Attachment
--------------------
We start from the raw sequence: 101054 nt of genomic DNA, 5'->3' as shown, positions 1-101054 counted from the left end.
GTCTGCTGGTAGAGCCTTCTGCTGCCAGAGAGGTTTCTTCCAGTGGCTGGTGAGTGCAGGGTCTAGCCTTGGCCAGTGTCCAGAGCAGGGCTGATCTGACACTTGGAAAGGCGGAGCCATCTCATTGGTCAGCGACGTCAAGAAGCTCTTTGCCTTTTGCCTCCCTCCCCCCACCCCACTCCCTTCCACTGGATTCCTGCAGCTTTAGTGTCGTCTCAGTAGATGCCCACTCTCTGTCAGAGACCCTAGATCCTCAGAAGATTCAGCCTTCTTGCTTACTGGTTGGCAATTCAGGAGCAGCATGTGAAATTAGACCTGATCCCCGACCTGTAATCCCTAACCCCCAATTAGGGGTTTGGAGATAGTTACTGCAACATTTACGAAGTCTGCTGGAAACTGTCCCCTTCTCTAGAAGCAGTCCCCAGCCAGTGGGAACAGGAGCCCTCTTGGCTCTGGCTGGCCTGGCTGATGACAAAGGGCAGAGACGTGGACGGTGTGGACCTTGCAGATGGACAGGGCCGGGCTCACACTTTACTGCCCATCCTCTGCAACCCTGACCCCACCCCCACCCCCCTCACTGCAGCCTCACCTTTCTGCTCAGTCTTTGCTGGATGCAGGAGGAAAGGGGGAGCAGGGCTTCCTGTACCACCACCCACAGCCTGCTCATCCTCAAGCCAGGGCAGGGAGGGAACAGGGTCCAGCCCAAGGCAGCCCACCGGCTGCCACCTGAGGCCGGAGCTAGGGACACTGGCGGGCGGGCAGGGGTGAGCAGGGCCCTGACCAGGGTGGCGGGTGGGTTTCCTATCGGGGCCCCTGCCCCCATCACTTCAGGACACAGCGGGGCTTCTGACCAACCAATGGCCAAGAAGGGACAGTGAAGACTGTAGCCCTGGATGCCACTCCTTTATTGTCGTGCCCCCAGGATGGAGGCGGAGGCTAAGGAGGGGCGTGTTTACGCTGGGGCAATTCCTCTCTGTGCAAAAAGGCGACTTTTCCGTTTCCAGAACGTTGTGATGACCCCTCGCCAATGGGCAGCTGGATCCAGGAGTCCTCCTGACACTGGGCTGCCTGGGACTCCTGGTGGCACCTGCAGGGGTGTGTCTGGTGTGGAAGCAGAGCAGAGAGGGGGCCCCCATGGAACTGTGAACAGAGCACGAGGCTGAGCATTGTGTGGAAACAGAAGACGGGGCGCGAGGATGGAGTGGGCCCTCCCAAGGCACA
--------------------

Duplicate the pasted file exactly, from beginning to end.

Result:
We start from the raw sequence: 101054 nt of genomic DNA, 5'->3' as shown, positions 1-101054 counted from the left end.
GTCTGCTGGTAGAGCCTTCTGCTGCCAGAGAGGTTTCTTCCAGTGGCTGGTGAGTGCAGGGTCTAGCCTTGGCCAGTGTCCAGAGCAGGGCTGATCTGACACTTGGAAAGGCGGAGCCATCTCATTGGTCAGCGACGTCAAGAAGCTCTTTGCCTTTTGCCTCCCTCCCCCCACCCCACTCCCTTCCACTGGATTCCTGCAGCTTTAGTGTCGTCTCAGTAGATGCCCACTCTCTGTCAGAGACCCTAGATCCTCAGAAGATTCAGCCTTCTTGCTTACTGGTTGGCAATTCAGGAGCAGCATGTGAAATTAGACCTGATCCCCGACCTGTAATCCCTAACCCCCAATTAGGGGTTTGGAGATAGTTACTGCAACATTTACGAAGTCTGCTGGAAACTGTCCCCTTCTCTAGAAGCAGTCCCCAGCCAGTGGGAACAGGAGCCCTCTTGGCTCTGGCTGGCCTGGCTGATGACAAAGGGCAGAGACGTGGACGGTGTGGACCTTGCAGATGGACAGGGCCGGGCTCACACTTTACTGCCCATCCTCTGCAACCCTGACCCCACCCCCACCCCCCTCACTGCAGCCTCACCTTTCTGCTCAGTCTTTGCTGGATGCAGGAGGAAAGGGGGAGCAGGGCTTCCTGTACCACCACCCACAGCCTGCTCATCCTCAAGCCAGGGCAGGGAGGGAACAGGGTCCAGCCCAAGGCAGCCCACCGGCTGCCACCTGAGGCCGGAGCTAGGGACACTGGCGGGCGGGCAGGGGTGAGCAGGGCCCTGACCAGGGTGGCGGGTGGGTTTCCTATCGGGGCCCCTGCCCCCATCACTTCAGGACACAGCGGGGCTTCTGACCAACCAATGGCCAAGAAGGGACAGTGAAGACTGTAGCCCTGGATGCCACTCCTTTATTGTCGTGCCCCCAGGATGGAGGCGGAGGCTAAGGAGGGGCGTGTTTACGCTGGGGCAATTCCTCTCTGTGCAAAAAGGCGACTTTTCCGTTTCCAGAACGTTGTGATGACCCCTCGCCAATGGGCAGCTGGATCCAGGAGTCCTCCTGACACTGGGCTGCCTGGGACTCCTGGTGGCACCTGCAGGGGTGTGTCTGGTGTGGAAGCAGAGCAGAGAGGGGGCCCCCATGGAACTGTGAACAGAGCACGAGGCTGAGCATTGTGTGGAAACAGAAGACGGGGCGCGAGGATGGAGTGGGCCCTCCCAAGGCACA